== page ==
Regards,

-- Nighteyes

hso
October 19, 2013, 11:07 PM
Nighteyes,

Nice summary. You know your USMC Fighting Utility/USM MkII lore.

Didja ever see one of the Marbles USMC Fighting Utility knives?

Nighteyes
October 20, 2013, 12:27 AM
Didja ever see one of the Marbles USMC Fighting Utility knives?

Not one that was marked "USMC". Examples of the "six-inch fighting/utility knife" were made by just about every knife manufacturer, and by a whole danged lot of individuals. Marbles knives (and identical ones made by Camillus, and possibly nearly-identical ones made by Kinfolks) were issued to Army Air Corps pilots as survival knives. A whole danged lot of Marbles knives, of several types, went to war as private-purchase knives.

Brian Williams
October 20, 2013, 10:45 AM
Having been a Marine, USMC marked is more of a priority, Camillus because I was born and lived growing up years near Camillus.

dprice3844444
October 20, 2013, 01:01 PM
http://www.thehighroad.org/showthread.php?t=715459

Nighteyes
October 20, 2013, 01:20 PM
Having been a Marine, USMC marked is more of a priority, Camillus because I was born and lived growing up years near Camillus.

Understood. They are still pretty easily found. The guard-marked versions are relatively inexpensive; the blade-marked versions somewhat less so. That you want a Camillus will keep you from running afoul of the KaBar Commemoratives.

Incidentally, the rarest and most valuable of the WWII Mark II knives is the USMC-marked Robeson Shuredge. [That is, if you can find one at all. It took me nine years to find one. I was fortunate that it is in excellent condition. It, and a Boyt '43 sheath, are resting comfortably in a zippered and padded case.]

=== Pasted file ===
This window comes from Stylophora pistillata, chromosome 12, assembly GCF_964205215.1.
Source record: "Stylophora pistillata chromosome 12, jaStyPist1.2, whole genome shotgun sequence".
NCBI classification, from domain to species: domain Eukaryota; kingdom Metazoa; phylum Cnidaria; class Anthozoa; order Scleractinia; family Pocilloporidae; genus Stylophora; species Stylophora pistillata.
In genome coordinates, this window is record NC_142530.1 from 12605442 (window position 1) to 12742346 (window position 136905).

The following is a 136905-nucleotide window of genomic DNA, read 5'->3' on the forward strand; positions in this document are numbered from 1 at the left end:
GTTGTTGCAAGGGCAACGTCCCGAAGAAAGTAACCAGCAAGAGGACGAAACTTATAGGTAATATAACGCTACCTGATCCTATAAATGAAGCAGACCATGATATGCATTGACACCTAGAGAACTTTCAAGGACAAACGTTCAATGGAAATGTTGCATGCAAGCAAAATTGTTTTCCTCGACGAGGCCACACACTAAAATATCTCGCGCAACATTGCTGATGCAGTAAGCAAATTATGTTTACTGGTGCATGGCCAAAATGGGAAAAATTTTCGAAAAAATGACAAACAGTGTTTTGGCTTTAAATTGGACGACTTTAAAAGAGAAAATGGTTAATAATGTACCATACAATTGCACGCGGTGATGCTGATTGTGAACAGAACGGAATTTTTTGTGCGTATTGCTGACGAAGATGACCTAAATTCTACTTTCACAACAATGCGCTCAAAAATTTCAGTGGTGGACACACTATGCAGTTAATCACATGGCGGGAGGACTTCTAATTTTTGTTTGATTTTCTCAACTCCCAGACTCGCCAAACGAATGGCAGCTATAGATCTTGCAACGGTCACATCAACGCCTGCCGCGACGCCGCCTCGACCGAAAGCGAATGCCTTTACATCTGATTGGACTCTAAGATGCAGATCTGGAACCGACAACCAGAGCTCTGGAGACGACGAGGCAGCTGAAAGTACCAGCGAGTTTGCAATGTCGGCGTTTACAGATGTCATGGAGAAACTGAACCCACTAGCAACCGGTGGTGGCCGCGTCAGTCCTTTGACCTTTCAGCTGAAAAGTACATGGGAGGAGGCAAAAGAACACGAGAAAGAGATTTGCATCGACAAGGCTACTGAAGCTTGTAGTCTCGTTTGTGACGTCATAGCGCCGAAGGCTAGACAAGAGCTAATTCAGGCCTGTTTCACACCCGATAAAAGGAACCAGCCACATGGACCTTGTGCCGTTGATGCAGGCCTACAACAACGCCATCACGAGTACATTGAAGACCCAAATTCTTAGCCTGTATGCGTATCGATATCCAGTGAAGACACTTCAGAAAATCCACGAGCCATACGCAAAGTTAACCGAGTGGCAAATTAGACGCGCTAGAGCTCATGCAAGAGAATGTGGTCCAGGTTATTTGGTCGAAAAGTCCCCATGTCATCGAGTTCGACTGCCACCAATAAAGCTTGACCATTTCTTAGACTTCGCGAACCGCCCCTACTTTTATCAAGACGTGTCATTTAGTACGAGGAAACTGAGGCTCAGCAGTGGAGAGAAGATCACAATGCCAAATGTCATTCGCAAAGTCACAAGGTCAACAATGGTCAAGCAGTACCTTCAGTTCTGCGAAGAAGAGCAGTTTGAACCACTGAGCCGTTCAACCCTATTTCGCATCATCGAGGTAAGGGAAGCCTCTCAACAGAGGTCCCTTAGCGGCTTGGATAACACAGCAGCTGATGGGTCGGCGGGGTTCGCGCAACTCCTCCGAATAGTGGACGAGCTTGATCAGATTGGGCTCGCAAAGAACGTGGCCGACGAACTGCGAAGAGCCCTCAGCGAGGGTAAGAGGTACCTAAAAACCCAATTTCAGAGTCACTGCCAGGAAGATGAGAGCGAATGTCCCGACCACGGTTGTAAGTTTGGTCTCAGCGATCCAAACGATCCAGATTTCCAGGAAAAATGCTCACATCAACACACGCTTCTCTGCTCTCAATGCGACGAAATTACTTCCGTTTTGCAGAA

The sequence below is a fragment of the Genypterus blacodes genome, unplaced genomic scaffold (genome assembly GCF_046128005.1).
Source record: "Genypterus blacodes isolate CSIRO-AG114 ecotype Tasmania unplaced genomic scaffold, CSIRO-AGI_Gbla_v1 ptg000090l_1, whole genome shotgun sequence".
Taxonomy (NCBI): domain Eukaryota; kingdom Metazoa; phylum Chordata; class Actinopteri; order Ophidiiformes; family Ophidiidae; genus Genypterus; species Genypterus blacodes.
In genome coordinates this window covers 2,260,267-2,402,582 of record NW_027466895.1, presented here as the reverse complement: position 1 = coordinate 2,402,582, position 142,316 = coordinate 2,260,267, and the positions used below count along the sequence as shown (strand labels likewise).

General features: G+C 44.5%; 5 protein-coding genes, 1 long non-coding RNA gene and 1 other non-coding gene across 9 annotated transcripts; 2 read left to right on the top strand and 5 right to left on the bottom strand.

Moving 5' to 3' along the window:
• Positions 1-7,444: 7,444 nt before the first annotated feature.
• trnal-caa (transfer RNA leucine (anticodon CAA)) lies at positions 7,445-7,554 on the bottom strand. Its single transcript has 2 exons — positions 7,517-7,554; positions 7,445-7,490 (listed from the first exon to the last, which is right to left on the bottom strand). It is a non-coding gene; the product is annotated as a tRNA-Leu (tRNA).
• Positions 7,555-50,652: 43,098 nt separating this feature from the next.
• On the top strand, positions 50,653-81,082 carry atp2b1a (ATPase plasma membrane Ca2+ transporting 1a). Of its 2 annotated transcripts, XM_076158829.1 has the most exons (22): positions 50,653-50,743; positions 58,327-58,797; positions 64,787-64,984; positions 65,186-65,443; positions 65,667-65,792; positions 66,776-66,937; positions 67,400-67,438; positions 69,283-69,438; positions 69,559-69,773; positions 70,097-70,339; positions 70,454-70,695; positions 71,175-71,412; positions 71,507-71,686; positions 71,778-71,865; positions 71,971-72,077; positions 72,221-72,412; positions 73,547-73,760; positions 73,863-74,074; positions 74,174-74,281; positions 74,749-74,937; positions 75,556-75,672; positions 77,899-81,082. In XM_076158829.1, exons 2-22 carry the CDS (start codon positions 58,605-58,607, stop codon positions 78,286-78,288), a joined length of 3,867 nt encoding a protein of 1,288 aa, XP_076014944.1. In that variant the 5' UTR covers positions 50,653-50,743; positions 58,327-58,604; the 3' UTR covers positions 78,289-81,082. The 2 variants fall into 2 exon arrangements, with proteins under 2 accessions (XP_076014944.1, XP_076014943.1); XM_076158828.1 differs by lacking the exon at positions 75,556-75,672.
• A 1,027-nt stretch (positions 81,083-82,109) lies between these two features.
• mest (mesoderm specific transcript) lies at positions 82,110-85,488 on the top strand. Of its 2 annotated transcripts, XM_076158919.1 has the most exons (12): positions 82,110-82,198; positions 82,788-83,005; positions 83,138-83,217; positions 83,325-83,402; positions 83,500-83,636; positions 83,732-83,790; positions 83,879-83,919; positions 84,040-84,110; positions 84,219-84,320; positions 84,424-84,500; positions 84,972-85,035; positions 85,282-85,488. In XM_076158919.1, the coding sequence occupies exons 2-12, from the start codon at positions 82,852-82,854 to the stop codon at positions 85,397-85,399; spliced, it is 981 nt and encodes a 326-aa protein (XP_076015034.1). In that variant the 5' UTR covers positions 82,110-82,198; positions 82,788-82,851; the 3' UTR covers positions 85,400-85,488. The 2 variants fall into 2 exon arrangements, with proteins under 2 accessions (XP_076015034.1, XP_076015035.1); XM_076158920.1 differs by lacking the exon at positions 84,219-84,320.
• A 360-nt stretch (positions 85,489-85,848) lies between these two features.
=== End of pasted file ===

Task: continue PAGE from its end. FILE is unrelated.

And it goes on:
Nighteyes
October 23, 2013, 07:30 PM
Brian,

I think the best place to shop for a WWII USMC Mark II is still eBay. They have been few and far between lately, but hopefully that is temporary. Run a search for "Mark II Knife", then use the Advanced feature to get rid of all the Gerber Mark IIs that will show up.

I went thru my Mark IIs to see if I had one for you. Nope. The only USMC-marked Camillus Mark II I have isn't in the condition I think you're seeking. I'll also check around on a couple of knife boards.

Nighteyes
October 26, 2013, 03:54 PM
I am thinking about picking up a traditional Marine Corps knife from WWII, I am leaning towards a Camillus but would be open to what would be most practical. A MK2 that is USMC stamped is the top of my list.
2 things: 1, What do you suggest, and 2, Where is a good place to purchase.
Here's a guard-marked USMC Camillus in the later, fiber sheath. Looks to be in pretty decent shape. Also seems a tad pricey, but that's probably because of the USMC mark. I'm pretty sure a blade-marked one in the same condition would be even more pricey.

http://www.ebay.com/itm/US-WW2-CAMILLUS-MK2-Marine-Corps-USMC-Guard-Marked-Fighting-Knife-w-Scabbard-/161133233092?pt=LH_DefaultDomain_0&hash=item25844a03c4

Nighteyes
October 26, 2013, 05:21 PM
I am thinking about picking up a traditional Marine Corps knife from WWII, I am leaning towards a Camillus but would be open to what would be most practical. A MK2 that is USMC stamped is the top of my list.
2 things: 1, What do you suggest, and 2, Where is a good place to purchase.
Here's a guard-marked USMC Camillus in the later, fiber sheath. Looks to be in pretty decent shape. Also seems a tad pricey, but that's probably because of the USMC mark. I'm pretty sure a blade-marked one in the same condition would be even more pricey.

http://www.ebay.com/itm/US-WW2-CAMILLUS-MK2-Marine-Corps-USMC-Guard-Marked-Fighting-Knife-w-Scabbard-/161133233092?pt=LH_DefaultDomain_0&hash=item25844a03c4

If you enjoyed reading about "USMC knife from WWII era" here in TheHighRoad.org archive, you'll LOVE our community. Come join TheHighRoad.org today for the full version!